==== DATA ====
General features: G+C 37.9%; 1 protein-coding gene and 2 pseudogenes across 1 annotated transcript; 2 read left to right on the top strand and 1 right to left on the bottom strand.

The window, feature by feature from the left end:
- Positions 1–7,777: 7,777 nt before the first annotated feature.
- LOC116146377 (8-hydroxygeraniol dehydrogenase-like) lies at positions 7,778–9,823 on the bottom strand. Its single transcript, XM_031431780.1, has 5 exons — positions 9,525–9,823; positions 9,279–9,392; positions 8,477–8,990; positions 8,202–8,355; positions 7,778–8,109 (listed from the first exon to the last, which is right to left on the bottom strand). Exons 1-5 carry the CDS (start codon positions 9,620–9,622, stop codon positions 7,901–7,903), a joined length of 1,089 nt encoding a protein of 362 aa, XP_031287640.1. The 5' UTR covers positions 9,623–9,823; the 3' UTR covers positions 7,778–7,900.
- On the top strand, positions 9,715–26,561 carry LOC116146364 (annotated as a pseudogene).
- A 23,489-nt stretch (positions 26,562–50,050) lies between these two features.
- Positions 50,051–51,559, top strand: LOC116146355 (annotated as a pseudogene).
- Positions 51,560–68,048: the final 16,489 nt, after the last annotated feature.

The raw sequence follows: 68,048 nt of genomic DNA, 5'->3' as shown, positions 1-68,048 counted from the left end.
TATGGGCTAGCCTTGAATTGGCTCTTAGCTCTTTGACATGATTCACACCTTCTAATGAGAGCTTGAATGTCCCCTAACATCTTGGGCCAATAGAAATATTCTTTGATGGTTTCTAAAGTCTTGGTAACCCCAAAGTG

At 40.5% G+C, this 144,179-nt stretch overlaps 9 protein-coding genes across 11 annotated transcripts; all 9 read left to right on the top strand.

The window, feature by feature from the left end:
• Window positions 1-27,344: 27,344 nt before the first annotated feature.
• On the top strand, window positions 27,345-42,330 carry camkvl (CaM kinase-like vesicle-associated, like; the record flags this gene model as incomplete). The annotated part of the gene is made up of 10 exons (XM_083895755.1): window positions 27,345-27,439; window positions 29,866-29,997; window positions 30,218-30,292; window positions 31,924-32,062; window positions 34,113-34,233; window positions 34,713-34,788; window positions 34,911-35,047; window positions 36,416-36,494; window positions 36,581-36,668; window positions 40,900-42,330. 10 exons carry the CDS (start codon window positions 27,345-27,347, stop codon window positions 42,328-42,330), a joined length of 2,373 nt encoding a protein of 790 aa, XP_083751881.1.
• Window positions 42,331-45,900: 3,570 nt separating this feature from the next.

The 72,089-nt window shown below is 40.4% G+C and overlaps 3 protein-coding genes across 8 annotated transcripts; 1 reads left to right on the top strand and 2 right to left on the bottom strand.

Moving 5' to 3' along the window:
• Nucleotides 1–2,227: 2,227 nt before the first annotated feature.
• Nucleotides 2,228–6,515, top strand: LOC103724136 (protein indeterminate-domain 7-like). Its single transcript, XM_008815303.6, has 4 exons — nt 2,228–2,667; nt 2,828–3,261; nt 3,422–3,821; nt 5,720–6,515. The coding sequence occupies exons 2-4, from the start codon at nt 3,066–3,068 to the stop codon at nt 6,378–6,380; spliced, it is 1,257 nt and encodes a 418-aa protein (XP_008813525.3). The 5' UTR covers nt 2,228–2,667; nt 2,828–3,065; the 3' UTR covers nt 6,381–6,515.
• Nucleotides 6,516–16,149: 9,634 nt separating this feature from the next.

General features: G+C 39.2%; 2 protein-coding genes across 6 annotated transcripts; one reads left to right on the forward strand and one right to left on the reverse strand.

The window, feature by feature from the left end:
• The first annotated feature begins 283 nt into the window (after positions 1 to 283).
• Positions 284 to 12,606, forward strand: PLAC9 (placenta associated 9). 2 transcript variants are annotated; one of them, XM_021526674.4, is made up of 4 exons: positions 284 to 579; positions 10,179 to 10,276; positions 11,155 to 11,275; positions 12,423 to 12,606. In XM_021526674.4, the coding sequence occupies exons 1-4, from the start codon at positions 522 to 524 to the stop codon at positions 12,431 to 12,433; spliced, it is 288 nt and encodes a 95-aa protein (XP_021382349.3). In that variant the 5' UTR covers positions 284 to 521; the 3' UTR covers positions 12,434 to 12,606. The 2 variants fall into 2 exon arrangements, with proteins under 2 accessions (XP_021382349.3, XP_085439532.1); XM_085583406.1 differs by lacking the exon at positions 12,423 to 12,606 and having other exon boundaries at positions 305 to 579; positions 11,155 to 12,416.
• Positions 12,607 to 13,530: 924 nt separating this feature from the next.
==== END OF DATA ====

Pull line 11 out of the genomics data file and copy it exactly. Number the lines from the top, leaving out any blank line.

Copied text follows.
At 40.5% G+C, this 144,179-nt stretch overlaps 9 protein-coding genes across 11 annotated transcripts; all 9 read left to right on the top strand.